A couple of days later, Lincoln and his wife would be attending a play, hoping to have a nice evening out after having won a momentous war. Columbus would be lighting candles and having parades, intent on celebrating the same.
It’s rather mind-boggling, how innocent the country still happened to be, before Booth aimed that revolver.
Looking for an alternative to lugging your laptop around to finish that novel? Frustrated with carrying your phone, your laptop, and your writing journal to make sure you have everything to reference when writing that next chapter? Let me tell you a story about abandoning my laptop, and using my new tablet instead.
The last couple of years I have been traveling many weekends, which used to be my dedicated writing time. The reason for all the traveling was (and is) to attend lindy hop dance exchange and workshop weekends… kind of like mini-conferences about lindy hop dancing technique and methodology.
It’s been a frustrating process, trying to balance my dancing and my writing. Lindy hoppers are pretty obsessive about the hobby… and the culture itself isn’t super forgiving for those who want to dance but also maintain other passions. That said, I’ve been modifying my attendance at dance events (maybe I don’t attend all the classes, and write instead during the day so I’m fresh for the evening fancy dance). I’ve also been modifying the technology I take with me.
The last dance event I attended, I brought my pen+paper notebook, and my smart phone. I did research on my phone in the hotel room while The Boy taught dance classes, and wrote my amnesia character’s backstory in the notebook. It worked out pretty well.
I was excited to be able to do research and get inspiration on the road, and not have to bring an extra bag just for my laptop. We dancers bring at least three pairs of shoes for a weekend, just to give you an idea of how packing works.
But there was a gap. Even though I save my novel drafts to Dropbox (I love their versioning so I can compare differences between first draft and #25), it’s almost impossible to edit a Word docx on a smart phone.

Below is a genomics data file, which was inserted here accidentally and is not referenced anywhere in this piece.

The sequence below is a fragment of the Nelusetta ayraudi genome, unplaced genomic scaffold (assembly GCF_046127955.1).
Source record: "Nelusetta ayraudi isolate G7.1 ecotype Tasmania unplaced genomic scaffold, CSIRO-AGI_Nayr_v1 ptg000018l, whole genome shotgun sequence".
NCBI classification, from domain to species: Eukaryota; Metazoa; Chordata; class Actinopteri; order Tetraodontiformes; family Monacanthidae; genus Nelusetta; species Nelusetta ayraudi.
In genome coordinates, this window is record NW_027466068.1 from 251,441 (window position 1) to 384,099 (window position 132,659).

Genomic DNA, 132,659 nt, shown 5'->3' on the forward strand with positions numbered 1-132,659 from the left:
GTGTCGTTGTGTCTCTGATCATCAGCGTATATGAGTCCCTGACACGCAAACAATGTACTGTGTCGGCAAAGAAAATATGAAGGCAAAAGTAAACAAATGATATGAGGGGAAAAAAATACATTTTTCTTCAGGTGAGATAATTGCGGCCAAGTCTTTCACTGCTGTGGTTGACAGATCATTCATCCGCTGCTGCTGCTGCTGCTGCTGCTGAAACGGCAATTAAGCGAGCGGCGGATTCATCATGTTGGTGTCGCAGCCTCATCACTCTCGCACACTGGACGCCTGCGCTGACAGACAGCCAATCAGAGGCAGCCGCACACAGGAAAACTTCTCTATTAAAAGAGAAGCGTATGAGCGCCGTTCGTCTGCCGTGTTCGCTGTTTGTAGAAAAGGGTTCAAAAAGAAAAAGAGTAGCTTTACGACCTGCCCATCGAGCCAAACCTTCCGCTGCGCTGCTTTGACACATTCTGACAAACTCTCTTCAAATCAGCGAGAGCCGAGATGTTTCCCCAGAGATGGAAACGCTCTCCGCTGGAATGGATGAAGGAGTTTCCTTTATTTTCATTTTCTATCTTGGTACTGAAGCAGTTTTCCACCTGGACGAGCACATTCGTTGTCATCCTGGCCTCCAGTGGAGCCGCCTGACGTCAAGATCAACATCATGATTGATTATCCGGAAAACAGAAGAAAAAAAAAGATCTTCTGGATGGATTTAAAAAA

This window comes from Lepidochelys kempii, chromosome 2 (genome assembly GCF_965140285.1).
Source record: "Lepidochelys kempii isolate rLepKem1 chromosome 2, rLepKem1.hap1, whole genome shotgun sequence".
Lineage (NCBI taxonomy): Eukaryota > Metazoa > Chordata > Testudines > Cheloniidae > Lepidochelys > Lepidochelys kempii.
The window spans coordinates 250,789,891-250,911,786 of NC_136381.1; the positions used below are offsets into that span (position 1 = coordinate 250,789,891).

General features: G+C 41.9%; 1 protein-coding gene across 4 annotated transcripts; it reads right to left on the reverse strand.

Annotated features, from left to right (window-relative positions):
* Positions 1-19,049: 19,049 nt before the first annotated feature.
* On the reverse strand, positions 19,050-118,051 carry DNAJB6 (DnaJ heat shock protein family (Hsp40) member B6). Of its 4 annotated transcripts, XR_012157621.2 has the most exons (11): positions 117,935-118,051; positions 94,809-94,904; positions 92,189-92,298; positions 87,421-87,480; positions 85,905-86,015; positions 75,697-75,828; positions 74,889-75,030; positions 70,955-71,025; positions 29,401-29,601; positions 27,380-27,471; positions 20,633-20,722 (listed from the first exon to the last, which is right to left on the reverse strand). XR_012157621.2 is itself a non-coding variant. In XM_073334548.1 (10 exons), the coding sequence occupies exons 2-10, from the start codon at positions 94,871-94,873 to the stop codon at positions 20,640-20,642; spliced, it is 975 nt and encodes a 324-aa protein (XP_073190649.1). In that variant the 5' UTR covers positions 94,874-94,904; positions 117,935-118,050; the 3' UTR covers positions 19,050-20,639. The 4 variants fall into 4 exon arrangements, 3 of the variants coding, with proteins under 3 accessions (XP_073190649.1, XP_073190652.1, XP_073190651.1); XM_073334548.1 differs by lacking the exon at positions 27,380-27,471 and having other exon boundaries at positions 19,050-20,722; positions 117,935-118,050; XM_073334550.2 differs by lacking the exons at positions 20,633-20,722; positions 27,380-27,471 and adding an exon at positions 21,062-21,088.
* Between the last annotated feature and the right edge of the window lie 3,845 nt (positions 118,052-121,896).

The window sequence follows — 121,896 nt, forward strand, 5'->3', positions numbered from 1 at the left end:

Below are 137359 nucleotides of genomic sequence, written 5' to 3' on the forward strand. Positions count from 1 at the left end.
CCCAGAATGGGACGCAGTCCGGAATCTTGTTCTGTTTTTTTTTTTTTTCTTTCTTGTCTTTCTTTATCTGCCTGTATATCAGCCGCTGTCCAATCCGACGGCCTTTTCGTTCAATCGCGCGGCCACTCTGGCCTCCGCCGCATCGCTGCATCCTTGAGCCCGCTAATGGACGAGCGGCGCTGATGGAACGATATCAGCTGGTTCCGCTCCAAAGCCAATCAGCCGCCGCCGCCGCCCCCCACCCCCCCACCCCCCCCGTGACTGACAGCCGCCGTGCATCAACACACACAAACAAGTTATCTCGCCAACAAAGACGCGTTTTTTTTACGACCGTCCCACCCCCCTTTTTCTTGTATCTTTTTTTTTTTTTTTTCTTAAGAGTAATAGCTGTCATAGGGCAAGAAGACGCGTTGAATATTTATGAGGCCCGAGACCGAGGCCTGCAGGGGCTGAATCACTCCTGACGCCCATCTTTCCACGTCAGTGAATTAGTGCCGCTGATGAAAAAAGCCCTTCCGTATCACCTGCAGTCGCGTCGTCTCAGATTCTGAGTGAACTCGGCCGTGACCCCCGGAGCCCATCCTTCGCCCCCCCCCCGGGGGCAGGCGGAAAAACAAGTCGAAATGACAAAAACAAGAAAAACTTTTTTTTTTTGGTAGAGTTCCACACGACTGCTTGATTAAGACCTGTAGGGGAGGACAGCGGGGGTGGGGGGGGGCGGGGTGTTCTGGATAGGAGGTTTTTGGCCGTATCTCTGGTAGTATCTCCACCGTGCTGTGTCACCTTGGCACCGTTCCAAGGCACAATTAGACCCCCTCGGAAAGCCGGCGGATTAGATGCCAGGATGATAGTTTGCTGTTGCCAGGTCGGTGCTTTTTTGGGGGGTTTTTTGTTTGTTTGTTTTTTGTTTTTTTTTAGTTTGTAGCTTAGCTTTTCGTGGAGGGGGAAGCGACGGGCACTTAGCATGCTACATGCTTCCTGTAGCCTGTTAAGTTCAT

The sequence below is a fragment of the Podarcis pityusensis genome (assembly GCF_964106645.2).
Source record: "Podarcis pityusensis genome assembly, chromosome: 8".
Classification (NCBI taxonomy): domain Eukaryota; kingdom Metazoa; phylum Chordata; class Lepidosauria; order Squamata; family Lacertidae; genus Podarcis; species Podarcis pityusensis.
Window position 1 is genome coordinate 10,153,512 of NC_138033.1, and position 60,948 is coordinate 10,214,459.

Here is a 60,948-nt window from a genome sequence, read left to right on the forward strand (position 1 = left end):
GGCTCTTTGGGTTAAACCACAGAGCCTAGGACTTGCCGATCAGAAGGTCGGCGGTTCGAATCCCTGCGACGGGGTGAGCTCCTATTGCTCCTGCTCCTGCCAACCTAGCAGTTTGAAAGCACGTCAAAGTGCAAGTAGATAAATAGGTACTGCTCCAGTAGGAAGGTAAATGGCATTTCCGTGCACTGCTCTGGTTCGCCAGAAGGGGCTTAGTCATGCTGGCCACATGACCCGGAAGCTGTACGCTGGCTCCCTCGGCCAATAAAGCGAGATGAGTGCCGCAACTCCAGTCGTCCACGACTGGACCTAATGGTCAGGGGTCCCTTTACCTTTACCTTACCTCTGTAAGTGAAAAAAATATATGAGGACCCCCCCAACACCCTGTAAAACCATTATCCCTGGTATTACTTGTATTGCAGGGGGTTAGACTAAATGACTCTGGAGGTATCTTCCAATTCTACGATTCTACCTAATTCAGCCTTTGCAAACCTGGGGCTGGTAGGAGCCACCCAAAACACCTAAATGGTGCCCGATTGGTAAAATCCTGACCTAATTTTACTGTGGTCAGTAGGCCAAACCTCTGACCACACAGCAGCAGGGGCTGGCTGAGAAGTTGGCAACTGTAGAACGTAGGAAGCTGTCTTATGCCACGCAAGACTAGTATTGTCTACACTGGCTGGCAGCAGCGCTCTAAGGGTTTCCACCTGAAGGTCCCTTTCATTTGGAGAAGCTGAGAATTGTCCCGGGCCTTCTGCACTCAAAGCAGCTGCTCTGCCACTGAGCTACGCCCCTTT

I was determined to not carry my laptop around. But I couldn’t bite the bullet on getting a tablet because they were expensive, I knew I wanted an Android so I could utilize all my apps on my phone, and I wanted one known for handwriting recognition.
Enter my newfangled device, the Galaxy Note 8.
Writing by hand is very important to me. It gives me time to think. So I bought the Galaxy Note 8 because it comes with a stylus designed by Wacom. Those of us who are designers in our day jobs know Wacom is kind of the standard for a good stylus that recognizes pressure, proximity to the screen, etc. I figured if I found a tablet which recognizes my handwriting, I could mimic writing in my journal on the tablet. So far, it’s been pretty awesome.
Using a Tablet to Write a Novel
I created a handy-dandy infographic to illustrate my process, mainly because words can muddy what is otherwise a simple process…
Sync via Dropbox
Ensure your latest draft is on Dropbox, then install the Dropbox app on your tablet.
Immediately save a copy of your file to your actual tablet, in case you are ever without data or wireless. That way you can continue to work if you’re “unplugged.” When you’re done with editing/writing, navigate to your documents folder and share the file back to Dropbox.
I edit the file using Polaris Office, which apparently can read and edit the docx file format. This is awesome, because I can write and edit whenever I want on a thing that fits in my purse and will sync with my desktop so I’m prepared for the inevitable hours-long, binge-writing session.
* I have found that if I leave the file open, let the device sleep for hours, and then try to continue to work, the cursor jumps all over the place. I had to save the file, close it and the app, and re-open for the cursor to stop freaking out. Which then allowed me to stop freaking out, because for ten minutes I thought I’d have to scrap the entire process.
Build Your Digital Research Library
If you use the Chrome browser, you can install the Evernote browser extension. Makes it super easy to save research, articles, etc across the web. It’s like a scholarly, private Pinterest.
Also don’t be afraid to go to the library and take pictures of your research and upload those photos to Evernote. You can literally digitize your entire research journal!
Take Your Research with You
Install the Evernote app on your tablet. A tablet is kind of the perfect size for consuming the research clipped into Evernote due to its large paperback book size (5.5″ x 8″).
Evernote lets you save full PDFs, images, and copies website content so you don’t have all the distracting ads. I love that I can pinch-zoom the large PDF scans of the old Ohio Daily Statesman so I can pull quotes from the local newspaper.
Pretty simple, right? So far it’s working well for me. I like to write on the sofa, in a terrible slouched position, which just doesn’t work with a laptop. Having a tablet I can angle any-which-way to write on and then sync, is awesome.